“But to be frank, we didn’t expect a problem as serious or widespread as the TV report showed,” Yuan stated as reported by Global Times, visibly showing his dissatisfaction that the world does not live up to his expectations. But before Yuan could express how the fine people of Dongguan have let him down, Yuan stated that his government had been “incompetent handling prostitution”.

Launched a day after a CCTV news report that exposed the city’s extensive vice trade, the crackdown would put 200,000 sex workers out of work as they fled the city in droves. The crackdown caused a huge hit to the local economy, of which Yuan stated that hotels, entertainment, bath and massage venues generated 8.3 billion yuan, or 1.5 percent of the city’s total GDP.

“The 8.3 billion yuan is not all from prostitution, drugs and gambling,” he would add, though he didn’t invoke his realization of how big a “problem” prostitution is for the local GDP, rumored to have been worth 50 billion yuan, or 10% of the city’s GDP.

Yuan was adamant that the city government had never turned a blind eye to the illegal trade. Instead, certain lower-tiered officials had secretly consented to the matter. This would include the sacking of Yan Xiaokang, deputy mayor of Dongguan and head of the police force, as well as the investigation of 36 police officers.

When confronted with the prospect of a resilient local sex trade that will continue to flourish three months from now, Yuan was steel-willed as he clung to his innocence:

“Three months from now, we will have adopted measures that no one would have expected. I can fundamentally make the determination now that whatever cases we find, we will investigate.” 

One can only hope for the day when Yuan will not be able to find anymore instances of vice in Dongguan, thereby proving that no such problem even exists. Hopefully, parental supervision will be strict and Yuan won’t be contacted by prostitutes using WeChat or watch documentaries about the notorious Dongguan sex trade.

Photo: iqilu



Hong Kong movie star begins his new role in Guangdong politics

Posted: 01/16/2014 7:00 am

There aren’t many delegates to the Chinese government’s top political advisory body that leave hordes of journalists feeling starstruck, but it’s not every day that an international movie star enters Chinese politics. Comedian, director, actor and martial artist Stephen Chow came to Guangzhou Tuesday to mark the beginning of his five-year tenure on the Guangdong provincial committee of the Chinese People’s Political Consultative Conference, Nandu Daily reports.

Suited and booted and with his hair a distinguished grey, Chow told reporters: “I feel there are a lot of things I need to learn…it doesn’t matter how old I am. There are still a lot of gaps in my knowledge.”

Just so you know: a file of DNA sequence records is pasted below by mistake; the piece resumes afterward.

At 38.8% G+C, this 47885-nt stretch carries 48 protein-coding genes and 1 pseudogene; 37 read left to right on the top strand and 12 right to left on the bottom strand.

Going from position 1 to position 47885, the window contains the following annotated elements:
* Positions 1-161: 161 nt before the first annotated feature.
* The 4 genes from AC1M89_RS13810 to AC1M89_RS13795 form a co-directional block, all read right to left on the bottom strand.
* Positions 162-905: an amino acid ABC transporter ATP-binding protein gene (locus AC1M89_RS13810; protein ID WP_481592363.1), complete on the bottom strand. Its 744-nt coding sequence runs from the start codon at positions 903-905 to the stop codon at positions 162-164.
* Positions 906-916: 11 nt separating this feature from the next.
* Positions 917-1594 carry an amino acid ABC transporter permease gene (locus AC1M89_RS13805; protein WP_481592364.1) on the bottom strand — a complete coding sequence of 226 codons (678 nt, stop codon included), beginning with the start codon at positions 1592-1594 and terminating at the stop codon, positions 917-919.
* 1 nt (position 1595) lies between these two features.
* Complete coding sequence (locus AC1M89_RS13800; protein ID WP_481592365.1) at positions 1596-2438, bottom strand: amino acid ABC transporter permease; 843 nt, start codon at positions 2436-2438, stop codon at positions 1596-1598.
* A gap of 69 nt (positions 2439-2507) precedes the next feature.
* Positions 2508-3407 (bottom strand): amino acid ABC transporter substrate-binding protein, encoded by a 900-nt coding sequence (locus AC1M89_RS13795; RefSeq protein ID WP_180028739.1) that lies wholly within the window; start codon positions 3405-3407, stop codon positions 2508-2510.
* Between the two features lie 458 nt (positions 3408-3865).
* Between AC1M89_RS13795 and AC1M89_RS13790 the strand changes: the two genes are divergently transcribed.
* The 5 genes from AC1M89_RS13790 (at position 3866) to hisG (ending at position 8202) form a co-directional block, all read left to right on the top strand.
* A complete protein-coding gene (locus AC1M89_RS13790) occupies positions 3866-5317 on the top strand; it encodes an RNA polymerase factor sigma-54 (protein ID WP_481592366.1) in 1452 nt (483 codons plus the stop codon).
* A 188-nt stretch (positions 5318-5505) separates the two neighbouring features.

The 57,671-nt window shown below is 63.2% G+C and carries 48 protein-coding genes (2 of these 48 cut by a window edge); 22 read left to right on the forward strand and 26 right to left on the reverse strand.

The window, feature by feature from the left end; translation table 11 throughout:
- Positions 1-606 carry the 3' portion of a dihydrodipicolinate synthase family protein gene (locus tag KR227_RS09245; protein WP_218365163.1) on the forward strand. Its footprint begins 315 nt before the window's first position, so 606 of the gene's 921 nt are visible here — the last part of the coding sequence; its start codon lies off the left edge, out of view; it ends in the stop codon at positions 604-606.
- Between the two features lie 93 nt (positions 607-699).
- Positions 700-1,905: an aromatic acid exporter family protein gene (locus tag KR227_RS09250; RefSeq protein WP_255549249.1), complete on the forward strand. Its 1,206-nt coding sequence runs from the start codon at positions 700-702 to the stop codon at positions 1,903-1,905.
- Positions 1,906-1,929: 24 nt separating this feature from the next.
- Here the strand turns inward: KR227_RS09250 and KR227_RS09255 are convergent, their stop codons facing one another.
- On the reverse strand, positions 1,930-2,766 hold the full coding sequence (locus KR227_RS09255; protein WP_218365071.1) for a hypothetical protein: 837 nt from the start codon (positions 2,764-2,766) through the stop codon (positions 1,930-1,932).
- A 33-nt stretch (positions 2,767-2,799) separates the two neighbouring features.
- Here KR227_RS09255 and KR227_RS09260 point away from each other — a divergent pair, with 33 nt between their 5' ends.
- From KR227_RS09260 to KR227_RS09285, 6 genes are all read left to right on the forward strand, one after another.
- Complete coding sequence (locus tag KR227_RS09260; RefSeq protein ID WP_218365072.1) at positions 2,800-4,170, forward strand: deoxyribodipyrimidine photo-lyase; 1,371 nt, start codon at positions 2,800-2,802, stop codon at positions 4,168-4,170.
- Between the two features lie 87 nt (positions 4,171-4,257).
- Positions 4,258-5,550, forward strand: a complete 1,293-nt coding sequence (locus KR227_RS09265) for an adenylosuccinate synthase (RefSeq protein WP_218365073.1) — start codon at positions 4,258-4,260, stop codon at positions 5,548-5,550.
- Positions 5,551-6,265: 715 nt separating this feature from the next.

Highlights of the conference will include a proposal to merge Shenzhen, Dongguan and Huizhou into a supercity and a suggestion to make the school years shorter. Although the conference is an important event in the Chinese political calendar, many of these ideas never come to fruition, such as last year’s call for caning to be introduced for petty criminals.

Chow at the conference, image courtesy of Sina Weibo

Some delegates asked to have their photo taken with Chow, which may not be the height of professionalism and sobriety. But it is an improvement on last year’s episode of sleeping on the job.

The delegates are selected from 34 groups in different fields including politics, commerce and industry, academia, youth and women’s representatives, sports, education, the arts, science, social studies, healthcare, agriculture, social welfare, religion, minorities and special invited delegates. Chow was invited a year ago as part of a special field of Hong Kong and Macau delegates, Want China Times reported at the time.

Other figures from showbiz to enter Chinese politics include director Zhang Yimou and actress Gong Li, who were appointees on the national level of the CCPCC, according to Hollywood Reporter. Although not known as a man to wear his politics on his sleeve, Chow surprised many in 2012 when he called a press conference to endorse the candidacy of Henry Tang Ying-yen in Hong Kong’s Chief Executive elections. However, whatever his political convictions are, they’re unlikely to be as controversial as those of fellow martial artist Jackie Chan.


Guangdong CPC Chief Wang Yang out, Hu Chunhua in

Posted: 12/18/2012 6:14 pm

Wang Yang is officially out as the Communist head of Guangdong Province, Xinhua is reporting this evening.

The news agency posted a short story just before 6pm tonight:

Hu Chunhua has been appointed secretary of the Communist Party of China (CPC) Guangdong provincial Committee, replacing Wang Yang, the CPC Central Committee announced Tuesday.

Wang Jun will replace Hu to serve as secretary of the CPC Inner Mongolia Autonomous Regional Committee, according to the announcement.

Wang Yang leaves a legacy behind in Guangdong, including launching the “Happy Guangdong” campaign.  He also tried to re-position the province from manufacturing to the service economy.

There are rumours circulating online that he will be promoted to a Vice Premier position in Beijing early next year.  Wang recently accompanied Xi Jinping on his tour of Shenzhen, Guangzhou and Zhuhai.



China flirts with political reform with Hengqin Island project

Posted: 08/8/2011 11:17 am